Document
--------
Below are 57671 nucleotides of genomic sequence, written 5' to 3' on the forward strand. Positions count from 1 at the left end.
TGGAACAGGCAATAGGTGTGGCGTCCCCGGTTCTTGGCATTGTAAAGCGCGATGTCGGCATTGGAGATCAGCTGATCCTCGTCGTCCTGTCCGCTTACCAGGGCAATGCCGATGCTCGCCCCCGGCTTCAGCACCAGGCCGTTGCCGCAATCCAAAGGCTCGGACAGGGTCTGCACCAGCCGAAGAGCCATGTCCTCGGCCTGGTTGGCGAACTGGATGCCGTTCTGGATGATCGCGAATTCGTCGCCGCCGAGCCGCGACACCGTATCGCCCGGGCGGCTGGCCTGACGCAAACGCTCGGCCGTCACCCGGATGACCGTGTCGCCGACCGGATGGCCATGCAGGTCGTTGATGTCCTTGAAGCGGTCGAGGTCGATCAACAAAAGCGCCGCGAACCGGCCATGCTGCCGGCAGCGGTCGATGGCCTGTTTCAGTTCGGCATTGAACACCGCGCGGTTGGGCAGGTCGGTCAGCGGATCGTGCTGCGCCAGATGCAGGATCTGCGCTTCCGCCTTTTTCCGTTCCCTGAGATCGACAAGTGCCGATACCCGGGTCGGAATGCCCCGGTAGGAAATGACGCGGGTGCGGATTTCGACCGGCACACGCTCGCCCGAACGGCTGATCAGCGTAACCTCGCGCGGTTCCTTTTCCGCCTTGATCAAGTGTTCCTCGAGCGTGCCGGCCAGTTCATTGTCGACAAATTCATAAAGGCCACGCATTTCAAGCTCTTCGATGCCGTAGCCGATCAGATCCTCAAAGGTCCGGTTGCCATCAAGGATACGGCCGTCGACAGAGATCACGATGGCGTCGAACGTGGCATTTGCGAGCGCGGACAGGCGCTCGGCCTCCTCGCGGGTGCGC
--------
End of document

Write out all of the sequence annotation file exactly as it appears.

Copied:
Below are 57671 nucleotides of genomic sequence, written 5' to 3' on the forward strand. Positions count from 1 at the left end.
TGGAACAGGCAATAGGTGTGGCGTCCCCGGTTCTTGGCATTGTAAAGCGCGATGTCGGCATTGGAGATCAGCTGATCCTCGTCGTCCTGTCCGCTTACCAGGGCAATGCCGATGCTCGCCCCCGGCTTCAGCACCAGGCCGTTGCCGCAATCCAAAGGCTCGGACAGGGTCTGCACCAGCCGAAGAGCCATGTCCTCGGCCTGGTTGGCGAACTGGATGCCGTTCTGGATGATCGCGAATTCGTCGCCGCCGAGCCGCGACACCGTATCGCCCGGGCGGCTGGCCTGACGCAAACGCTCGGCCGTCACCCGGATGACCGTGTCGCCGACCGGATGGCCATGCAGGTCGTTGATGTCCTTGAAGCGGTCGAGGTCGATCAACAAAAGCGCCGCGAACCGGCCATGCTGCCGGCAGCGGTCGATGGCCTGTTTCAGTTCGGCATTGAACACCGCGCGGTTGGGCAGGTCGGTCAGCGGATCGTGCTGCGCCAGATGCAGGATCTGCGCTTCCGCCTTTTTCCGTTCCCTGAGATCGACAAGTGCCGATACCCGGGTCGGAATGCCCCGGTAGGAAATGACGCGGGTGCGGATTTCGACCGGCACACGCTCGCCCGAACGGCTGATCAGCGTAACCTCGCGCGGTTCCTTTTCCGCCTTGATCAAGTGTTCCTCGAGCGTGCCGGCCAGTTCATTGTCGACAAATTCATAAAGGCCACGCATTTCAAGCTCTTCGATGCCGTAGCCGATCAGATCCTCAAAGGTCCGGTTGCCATCAAGGATACGGCCGTCGACAGAGATCACGATGGCGTCGAACGTGGCATTTGCGAGCGCGGACAGGCGCTCGGCCTCCTCGCGGGTGCGC